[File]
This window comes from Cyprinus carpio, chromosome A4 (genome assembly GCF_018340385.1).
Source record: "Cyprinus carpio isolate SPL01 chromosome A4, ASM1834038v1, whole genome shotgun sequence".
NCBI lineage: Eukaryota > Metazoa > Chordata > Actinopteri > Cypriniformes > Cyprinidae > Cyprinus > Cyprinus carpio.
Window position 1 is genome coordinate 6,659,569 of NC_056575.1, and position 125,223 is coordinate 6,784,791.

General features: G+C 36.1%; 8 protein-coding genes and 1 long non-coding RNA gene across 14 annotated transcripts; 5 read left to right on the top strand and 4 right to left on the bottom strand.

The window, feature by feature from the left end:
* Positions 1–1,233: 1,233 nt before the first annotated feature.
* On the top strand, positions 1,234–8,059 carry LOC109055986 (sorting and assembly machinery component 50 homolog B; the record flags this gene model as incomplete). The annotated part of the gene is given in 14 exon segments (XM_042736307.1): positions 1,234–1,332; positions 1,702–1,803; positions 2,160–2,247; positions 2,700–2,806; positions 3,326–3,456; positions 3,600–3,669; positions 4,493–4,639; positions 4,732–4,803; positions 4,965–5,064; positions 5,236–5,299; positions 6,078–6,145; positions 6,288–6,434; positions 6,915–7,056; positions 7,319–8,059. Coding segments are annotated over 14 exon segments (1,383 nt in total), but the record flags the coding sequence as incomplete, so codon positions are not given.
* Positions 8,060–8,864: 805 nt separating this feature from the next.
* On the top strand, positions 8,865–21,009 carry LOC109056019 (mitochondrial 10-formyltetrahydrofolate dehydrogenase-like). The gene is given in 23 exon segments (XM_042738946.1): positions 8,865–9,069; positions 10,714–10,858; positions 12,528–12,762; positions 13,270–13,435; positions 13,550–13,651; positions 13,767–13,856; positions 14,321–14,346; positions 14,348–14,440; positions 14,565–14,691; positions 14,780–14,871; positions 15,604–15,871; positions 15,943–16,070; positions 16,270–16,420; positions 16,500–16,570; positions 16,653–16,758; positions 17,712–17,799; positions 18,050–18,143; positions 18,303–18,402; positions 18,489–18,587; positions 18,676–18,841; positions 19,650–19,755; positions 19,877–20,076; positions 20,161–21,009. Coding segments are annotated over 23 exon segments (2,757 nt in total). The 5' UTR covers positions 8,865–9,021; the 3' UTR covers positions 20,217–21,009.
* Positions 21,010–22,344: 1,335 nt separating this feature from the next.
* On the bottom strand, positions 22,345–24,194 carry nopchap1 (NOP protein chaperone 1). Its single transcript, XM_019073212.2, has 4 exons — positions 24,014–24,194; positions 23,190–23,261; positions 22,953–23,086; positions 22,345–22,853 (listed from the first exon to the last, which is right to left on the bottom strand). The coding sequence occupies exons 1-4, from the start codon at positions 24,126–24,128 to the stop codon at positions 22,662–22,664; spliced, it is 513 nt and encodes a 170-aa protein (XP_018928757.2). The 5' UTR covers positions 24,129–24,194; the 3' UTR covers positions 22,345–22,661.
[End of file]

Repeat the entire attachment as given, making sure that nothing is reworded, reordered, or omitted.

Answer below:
This window comes from Cyprinus carpio, chromosome A4 (genome assembly GCF_018340385.1).
Source record: "Cyprinus carpio isolate SPL01 chromosome A4, ASM1834038v1, whole genome shotgun sequence".
NCBI lineage: Eukaryota > Metazoa > Chordata > Actinopteri > Cypriniformes > Cyprinidae > Cyprinus > Cyprinus carpio.
Window position 1 is genome coordinate 6,659,569 of NC_056575.1, and position 125,223 is coordinate 6,784,791.

General features: G+C 36.1%; 8 protein-coding genes and 1 long non-coding RNA gene across 14 annotated transcripts; 5 read left to right on the top strand and 4 right to left on the bottom strand.

The window, feature by feature from the left end:
* Positions 1–1,233: 1,233 nt before the first annotated feature.
* On the top strand, positions 1,234–8,059 carry LOC109055986 (sorting and assembly machinery component 50 homolog B; the record flags this gene model as incomplete). The annotated part of the gene is given in 14 exon segments (XM_042736307.1): positions 1,234–1,332; positions 1,702–1,803; positions 2,160–2,247; positions 2,700–2,806; positions 3,326–3,456; positions 3,600–3,669; positions 4,493–4,639; positions 4,732–4,803; positions 4,965–5,064; positions 5,236–5,299; positions 6,078–6,145; positions 6,288–6,434; positions 6,915–7,056; positions 7,319–8,059. Coding segments are annotated over 14 exon segments (1,383 nt in total), but the record flags the coding sequence as incomplete, so codon positions are not given.
* Positions 8,060–8,864: 805 nt separating this feature from the next.
* On the top strand, positions 8,865–21,009 carry LOC109056019 (mitochondrial 10-formyltetrahydrofolate dehydrogenase-like). The gene is given in 23 exon segments (XM_042738946.1): positions 8,865–9,069; positions 10,714–10,858; positions 12,528–12,762; positions 13,270–13,435; positions 13,550–13,651; positions 13,767–13,856; positions 14,321–14,346; positions 14,348–14,440; positions 14,565–14,691; positions 14,780–14,871; positions 15,604–15,871; positions 15,943–16,070; positions 16,270–16,420; positions 16,500–16,570; positions 16,653–16,758; positions 17,712–17,799; positions 18,050–18,143; positions 18,303–18,402; positions 18,489–18,587; positions 18,676–18,841; positions 19,650–19,755; positions 19,877–20,076; positions 20,161–21,009. Coding segments are annotated over 23 exon segments (2,757 nt in total). The 5' UTR covers positions 8,865–9,021; the 3' UTR covers positions 20,217–21,009.
* Positions 21,010–22,344: 1,335 nt separating this feature from the next.
* On the bottom strand, positions 22,345–24,194 carry nopchap1 (NOP protein chaperone 1). Its single transcript, XM_019073212.2, has 4 exons — positions 24,014–24,194; positions 23,190–23,261; positions 22,953–23,086; positions 22,345–22,853 (listed from the first exon to the last, which is right to left on the bottom strand). The coding sequence occupies exons 1-4, from the start codon at positions 24,126–24,128 to the stop codon at positions 22,662–22,664; spliced, it is 513 nt and encodes a 170-aa protein (XP_018928757.2). The 5' UTR covers positions 24,129–24,194; the 3' UTR covers positions 22,345–22,661.